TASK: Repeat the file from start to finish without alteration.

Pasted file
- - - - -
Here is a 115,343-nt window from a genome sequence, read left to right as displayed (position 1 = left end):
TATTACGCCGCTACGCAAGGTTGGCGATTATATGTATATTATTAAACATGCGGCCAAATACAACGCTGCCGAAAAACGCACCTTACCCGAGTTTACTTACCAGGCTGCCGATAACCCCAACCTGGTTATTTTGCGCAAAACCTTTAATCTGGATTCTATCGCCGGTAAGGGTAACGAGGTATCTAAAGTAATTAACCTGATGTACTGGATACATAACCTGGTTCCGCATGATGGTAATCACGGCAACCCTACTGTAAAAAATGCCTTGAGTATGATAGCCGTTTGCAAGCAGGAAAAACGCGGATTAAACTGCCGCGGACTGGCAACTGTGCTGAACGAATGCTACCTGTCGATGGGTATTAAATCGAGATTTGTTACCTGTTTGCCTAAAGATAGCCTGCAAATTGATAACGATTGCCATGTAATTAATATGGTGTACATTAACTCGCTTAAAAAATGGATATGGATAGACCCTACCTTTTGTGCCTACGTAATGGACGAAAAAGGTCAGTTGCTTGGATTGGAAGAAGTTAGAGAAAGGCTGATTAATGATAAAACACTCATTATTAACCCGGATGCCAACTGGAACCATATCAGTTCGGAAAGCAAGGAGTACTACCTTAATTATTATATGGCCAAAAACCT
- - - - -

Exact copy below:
Here is a 115,343-nt window from a genome sequence, read left to right as displayed (position 1 = left end):
TATTACGCCGCTACGCAAGGTTGGCGATTATATGTATATTATTAAACATGCGGCCAAATACAACGCTGCCGAAAAACGCACCTTACCCGAGTTTACTTACCAGGCTGCCGATAACCCCAACCTGGTTATTTTGCGCAAAACCTTTAATCTGGATTCTATCGCCGGTAAGGGTAACGAGGTATCTAAAGTAATTAACCTGATGTACTGGATACATAACCTGGTTCCGCATGATGGTAATCACGGCAACCCTACTGTAAAAAATGCCTTGAGTATGATAGCCGTTTGCAAGCAGGAAAAACGCGGATTAAACTGCCGCGGACTGGCAACTGTGCTGAACGAATGCTACCTGTCGATGGGTATTAAATCGAGATTTGTTACCTGTTTGCCTAAAGATAGCCTGCAAATTGATAACGATTGCCATGTAATTAATATGGTGTACATTAACTCGCTTAAAAAATGGATATGGATAGACCCTACCTTTTGTGCCTACGTAATGGACGAAAAAGGTCAGTTGCTTGGATTGGAAGAAGTTAGAGAAAGGCTGATTAATGATAAAACACTCATTATTAACCCGGATGCCAACTGGAACCATATCAGTTCGGAAAGCAAGGAGTACTACCTTAATTATTATATGGCCAAAAACCT